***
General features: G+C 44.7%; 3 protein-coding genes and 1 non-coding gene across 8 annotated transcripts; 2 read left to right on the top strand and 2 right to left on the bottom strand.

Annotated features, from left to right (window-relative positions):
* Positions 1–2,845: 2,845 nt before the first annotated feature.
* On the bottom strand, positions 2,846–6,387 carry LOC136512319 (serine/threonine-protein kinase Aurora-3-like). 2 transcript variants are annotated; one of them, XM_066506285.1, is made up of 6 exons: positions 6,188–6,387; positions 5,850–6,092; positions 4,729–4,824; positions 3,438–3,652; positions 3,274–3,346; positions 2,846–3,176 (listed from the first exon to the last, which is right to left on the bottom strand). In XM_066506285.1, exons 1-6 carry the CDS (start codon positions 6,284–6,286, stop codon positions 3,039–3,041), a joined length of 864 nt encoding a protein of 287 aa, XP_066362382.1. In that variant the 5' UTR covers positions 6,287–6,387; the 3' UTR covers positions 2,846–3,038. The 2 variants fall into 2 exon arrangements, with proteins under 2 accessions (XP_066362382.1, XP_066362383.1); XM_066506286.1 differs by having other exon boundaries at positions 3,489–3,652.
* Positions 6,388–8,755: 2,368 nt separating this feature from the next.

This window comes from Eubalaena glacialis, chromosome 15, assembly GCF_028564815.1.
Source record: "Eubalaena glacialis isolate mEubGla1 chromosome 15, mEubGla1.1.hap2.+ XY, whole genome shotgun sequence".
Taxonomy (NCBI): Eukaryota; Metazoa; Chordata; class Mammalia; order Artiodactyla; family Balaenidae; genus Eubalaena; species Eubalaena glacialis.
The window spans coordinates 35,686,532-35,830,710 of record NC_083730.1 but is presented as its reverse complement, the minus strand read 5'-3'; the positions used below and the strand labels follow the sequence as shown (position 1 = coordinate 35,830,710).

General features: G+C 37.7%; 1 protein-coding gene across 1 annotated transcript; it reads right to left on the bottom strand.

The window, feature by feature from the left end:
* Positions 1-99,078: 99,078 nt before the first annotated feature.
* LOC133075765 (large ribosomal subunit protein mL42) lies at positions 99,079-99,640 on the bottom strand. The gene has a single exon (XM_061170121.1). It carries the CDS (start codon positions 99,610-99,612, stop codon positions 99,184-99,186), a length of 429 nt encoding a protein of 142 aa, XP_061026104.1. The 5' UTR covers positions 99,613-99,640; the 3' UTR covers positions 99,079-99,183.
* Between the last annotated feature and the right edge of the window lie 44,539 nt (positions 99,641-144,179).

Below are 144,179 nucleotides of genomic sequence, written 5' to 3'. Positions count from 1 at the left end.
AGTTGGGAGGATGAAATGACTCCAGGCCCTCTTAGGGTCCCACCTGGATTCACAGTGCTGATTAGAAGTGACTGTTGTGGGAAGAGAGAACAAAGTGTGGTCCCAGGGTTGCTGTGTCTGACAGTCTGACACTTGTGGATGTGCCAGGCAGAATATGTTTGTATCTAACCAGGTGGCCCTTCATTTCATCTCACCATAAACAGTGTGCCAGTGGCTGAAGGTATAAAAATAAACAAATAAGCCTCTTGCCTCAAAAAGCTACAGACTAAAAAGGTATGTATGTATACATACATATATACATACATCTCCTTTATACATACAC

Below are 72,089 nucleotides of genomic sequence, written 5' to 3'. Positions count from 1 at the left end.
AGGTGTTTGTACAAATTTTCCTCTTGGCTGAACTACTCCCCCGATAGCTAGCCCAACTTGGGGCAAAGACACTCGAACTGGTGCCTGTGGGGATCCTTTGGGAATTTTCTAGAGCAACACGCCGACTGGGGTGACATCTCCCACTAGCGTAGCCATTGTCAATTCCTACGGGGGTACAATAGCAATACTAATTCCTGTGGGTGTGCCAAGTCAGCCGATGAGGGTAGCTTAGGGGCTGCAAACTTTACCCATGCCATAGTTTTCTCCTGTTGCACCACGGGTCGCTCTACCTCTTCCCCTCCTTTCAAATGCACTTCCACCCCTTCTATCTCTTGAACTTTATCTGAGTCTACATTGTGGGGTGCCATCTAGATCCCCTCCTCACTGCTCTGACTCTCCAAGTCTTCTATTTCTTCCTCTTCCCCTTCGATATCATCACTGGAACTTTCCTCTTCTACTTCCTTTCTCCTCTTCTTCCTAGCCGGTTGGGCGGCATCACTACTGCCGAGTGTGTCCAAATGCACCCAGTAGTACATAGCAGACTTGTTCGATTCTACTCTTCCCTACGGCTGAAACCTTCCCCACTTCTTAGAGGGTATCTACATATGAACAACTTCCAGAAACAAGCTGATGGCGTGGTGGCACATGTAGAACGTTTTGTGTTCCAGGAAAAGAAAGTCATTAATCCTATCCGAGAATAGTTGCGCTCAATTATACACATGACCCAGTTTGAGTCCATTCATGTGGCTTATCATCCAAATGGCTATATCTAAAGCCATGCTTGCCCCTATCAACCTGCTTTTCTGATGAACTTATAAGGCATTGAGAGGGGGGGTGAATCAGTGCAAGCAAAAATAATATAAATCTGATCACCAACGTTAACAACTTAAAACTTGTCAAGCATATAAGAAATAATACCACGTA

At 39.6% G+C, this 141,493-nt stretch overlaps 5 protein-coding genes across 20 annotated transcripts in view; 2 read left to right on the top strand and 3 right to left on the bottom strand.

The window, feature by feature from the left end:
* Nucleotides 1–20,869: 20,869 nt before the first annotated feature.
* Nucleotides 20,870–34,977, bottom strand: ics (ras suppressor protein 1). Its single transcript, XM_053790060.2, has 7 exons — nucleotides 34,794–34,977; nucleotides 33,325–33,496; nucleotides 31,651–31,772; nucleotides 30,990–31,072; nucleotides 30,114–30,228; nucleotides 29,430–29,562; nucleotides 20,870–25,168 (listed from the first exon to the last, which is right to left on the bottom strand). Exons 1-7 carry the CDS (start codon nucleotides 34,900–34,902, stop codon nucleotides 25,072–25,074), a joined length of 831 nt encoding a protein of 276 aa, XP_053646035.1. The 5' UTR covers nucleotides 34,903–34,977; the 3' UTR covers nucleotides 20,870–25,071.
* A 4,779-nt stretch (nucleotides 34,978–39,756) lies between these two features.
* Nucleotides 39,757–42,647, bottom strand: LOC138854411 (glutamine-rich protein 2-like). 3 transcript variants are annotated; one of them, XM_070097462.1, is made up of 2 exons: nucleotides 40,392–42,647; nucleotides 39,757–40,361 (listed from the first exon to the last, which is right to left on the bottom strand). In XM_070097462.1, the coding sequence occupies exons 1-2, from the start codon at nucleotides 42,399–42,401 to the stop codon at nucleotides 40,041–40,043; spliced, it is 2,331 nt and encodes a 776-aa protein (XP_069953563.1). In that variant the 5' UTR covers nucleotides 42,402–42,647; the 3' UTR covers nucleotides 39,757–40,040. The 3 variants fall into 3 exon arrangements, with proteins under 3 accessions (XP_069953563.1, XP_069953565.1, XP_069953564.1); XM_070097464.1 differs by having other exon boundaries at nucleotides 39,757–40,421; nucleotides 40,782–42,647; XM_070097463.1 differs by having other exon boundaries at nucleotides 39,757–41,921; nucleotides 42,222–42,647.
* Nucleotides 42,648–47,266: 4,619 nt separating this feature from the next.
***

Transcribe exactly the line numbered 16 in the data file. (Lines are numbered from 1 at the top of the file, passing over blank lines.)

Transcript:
AGTTGGGAGGATGAAATGACTCCAGGCCCTCTTAGGGTCCCACCTGGATTCACAGTGCTGATTAGAAGTGACTGTTGTGGGAAGAGAGAACAAAGTGTGGTCCCAGGGTTGCTGTGTCTGACAGTCTGACACTTGTGGATGTGCCAGGCAGAATATGTTTGTATCTAACCAGGTGGCCCTTCATTTCATCTCACCATAAACAGTGTGCCAGTGGCTGAAGGTATAAAAATAAACAAATAAGCCTCTTGCCTCAAAAAGCTACAGACTAAAAAGGTATGTATGTATACATACATATATACATACATCTCCTTTATACATACAC